For each of the past five years, Wendy Volk, a real estate agent in Cheyenne, Wyo., has raised money from local businesses, philanthropists, and government officials to pay millions to SkyWest, an airline that made $50 million last quarter. The payments are to ensure that the airline will keep running the only commercial flight out of the Cheyenne airport, which is scheduled and sold by SkyWest’s partner, United.
In March of 2018, after Great Lakes Airlines filed for bankruptcy, Cheyenne became one of dozens of small American cities to lose commercial air service—in its case, for the first time in 90 years. The only way to convince an airline to serve the metro area of about 96,000 people, says Volk, a volunteer with the nonprofit Cheyenne Regional Air Focus Team (CRAFT), was to pledge a few million dollars a year, meant to offset any potential losses if the route itself wasn’t making money—which it wasn’t.
In 2018, CRAFT came to a $2.1 million agreement with SkyWest, a regional airline that operates flights for the big carriers; the parties renegotiate the deal every year and it reached $2.5 million this year.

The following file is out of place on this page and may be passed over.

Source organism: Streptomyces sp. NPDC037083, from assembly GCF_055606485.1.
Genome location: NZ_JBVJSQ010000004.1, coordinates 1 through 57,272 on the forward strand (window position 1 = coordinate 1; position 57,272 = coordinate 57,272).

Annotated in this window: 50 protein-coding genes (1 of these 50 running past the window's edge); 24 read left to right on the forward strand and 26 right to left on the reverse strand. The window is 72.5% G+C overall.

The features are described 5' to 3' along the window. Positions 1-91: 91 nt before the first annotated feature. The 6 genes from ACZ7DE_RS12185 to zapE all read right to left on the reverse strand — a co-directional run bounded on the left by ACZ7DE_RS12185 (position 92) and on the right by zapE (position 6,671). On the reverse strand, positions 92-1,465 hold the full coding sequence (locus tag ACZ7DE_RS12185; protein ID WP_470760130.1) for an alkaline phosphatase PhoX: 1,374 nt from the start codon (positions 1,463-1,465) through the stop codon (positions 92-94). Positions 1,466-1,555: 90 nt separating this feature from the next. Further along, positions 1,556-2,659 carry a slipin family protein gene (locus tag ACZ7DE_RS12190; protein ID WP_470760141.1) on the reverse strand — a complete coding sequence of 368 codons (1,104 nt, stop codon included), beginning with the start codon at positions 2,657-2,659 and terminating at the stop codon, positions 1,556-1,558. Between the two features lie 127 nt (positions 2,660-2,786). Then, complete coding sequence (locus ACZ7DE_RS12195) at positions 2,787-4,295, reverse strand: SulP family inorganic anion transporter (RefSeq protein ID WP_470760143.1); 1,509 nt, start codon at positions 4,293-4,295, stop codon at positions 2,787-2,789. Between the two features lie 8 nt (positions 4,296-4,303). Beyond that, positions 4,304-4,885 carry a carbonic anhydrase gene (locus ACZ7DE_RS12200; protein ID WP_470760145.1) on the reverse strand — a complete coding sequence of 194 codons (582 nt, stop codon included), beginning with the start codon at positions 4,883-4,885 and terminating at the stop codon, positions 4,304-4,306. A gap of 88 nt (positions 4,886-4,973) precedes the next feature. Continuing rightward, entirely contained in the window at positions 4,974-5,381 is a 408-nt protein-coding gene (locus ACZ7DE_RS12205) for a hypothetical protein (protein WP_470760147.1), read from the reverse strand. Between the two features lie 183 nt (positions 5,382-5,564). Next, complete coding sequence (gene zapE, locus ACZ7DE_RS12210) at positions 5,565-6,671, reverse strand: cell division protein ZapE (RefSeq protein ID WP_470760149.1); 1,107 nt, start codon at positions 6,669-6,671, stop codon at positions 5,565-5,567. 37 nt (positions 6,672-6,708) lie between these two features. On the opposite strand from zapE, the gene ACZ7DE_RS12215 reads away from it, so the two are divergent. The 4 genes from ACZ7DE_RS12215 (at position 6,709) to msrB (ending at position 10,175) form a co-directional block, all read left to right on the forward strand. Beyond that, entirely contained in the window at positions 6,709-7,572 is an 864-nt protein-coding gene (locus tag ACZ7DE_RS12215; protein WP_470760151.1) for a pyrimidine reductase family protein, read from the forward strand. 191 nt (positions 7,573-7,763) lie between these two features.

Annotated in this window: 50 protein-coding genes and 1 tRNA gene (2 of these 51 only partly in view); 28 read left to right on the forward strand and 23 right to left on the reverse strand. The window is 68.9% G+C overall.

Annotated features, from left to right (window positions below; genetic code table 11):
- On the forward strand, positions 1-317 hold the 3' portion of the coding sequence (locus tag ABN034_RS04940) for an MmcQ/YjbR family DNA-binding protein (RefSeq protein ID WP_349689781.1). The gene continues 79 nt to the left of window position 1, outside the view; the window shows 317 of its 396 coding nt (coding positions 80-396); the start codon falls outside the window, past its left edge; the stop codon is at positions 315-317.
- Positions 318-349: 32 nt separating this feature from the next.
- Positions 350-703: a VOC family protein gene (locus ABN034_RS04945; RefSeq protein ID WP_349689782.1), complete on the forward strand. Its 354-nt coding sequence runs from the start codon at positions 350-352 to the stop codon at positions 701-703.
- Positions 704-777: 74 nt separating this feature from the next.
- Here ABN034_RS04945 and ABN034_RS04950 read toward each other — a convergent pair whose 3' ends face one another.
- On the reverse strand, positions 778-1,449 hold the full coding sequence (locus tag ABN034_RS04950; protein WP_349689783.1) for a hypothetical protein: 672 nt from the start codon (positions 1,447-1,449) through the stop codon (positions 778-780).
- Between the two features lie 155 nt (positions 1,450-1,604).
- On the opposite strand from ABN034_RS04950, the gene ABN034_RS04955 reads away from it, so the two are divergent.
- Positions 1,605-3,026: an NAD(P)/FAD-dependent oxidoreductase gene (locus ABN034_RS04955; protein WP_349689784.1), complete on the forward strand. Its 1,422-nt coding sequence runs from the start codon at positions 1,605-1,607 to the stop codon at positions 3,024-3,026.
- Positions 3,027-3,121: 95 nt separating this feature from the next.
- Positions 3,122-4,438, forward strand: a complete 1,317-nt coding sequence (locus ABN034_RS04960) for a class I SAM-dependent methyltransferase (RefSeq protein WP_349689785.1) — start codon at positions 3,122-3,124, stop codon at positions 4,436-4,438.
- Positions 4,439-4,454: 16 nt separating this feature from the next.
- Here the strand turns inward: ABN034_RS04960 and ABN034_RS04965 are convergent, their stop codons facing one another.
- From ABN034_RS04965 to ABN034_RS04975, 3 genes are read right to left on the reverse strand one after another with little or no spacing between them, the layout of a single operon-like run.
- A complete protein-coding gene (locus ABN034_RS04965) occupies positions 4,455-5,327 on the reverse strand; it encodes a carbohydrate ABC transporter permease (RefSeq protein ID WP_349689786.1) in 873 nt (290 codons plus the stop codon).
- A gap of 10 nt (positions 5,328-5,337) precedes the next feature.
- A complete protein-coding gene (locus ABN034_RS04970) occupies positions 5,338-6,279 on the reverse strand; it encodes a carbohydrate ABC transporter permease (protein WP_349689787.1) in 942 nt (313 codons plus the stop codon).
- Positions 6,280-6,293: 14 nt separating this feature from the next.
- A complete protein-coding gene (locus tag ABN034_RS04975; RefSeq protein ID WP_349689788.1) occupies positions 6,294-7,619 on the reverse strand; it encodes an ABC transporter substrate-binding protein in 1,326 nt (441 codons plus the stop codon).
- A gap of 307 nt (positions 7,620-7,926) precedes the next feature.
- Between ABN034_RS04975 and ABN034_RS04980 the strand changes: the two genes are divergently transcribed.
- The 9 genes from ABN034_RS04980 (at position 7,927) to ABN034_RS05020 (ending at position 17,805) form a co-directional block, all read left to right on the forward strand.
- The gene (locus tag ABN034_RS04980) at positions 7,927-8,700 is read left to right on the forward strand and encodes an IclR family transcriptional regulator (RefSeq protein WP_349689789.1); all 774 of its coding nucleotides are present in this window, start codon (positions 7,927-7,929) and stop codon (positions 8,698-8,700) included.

As the airline industry continues its decades-long consolidation, more cities like Cheyenne are faced with the choice of either losing air service or coming up with these payments, called “minimum revenue guarantees,” so that multibillion-dollar airlines will deign to serve their relatively smaller communities. The trend has grown over the course of the pandemic: in the last year, medium-sized metro areas like Lincoln, Neb.; Pocatello, Idaho; and Tulsa, Okla., have used federal COVID-19 relief funds to pay airlines minimum revenue guarantees.
The alternative is bleak; since 2019, 14 airports in the U.S. have lost all scheduled commercial air service, according to the Regional Airline Association, which represents airlines that provide these regional flights. Many other cities have lost connections; the three biggest U.S. airlines—American, Delta, and United—have pulled out of 68 cities combined since April 2020, according to a study from the consulting firm Ailevon Pacific.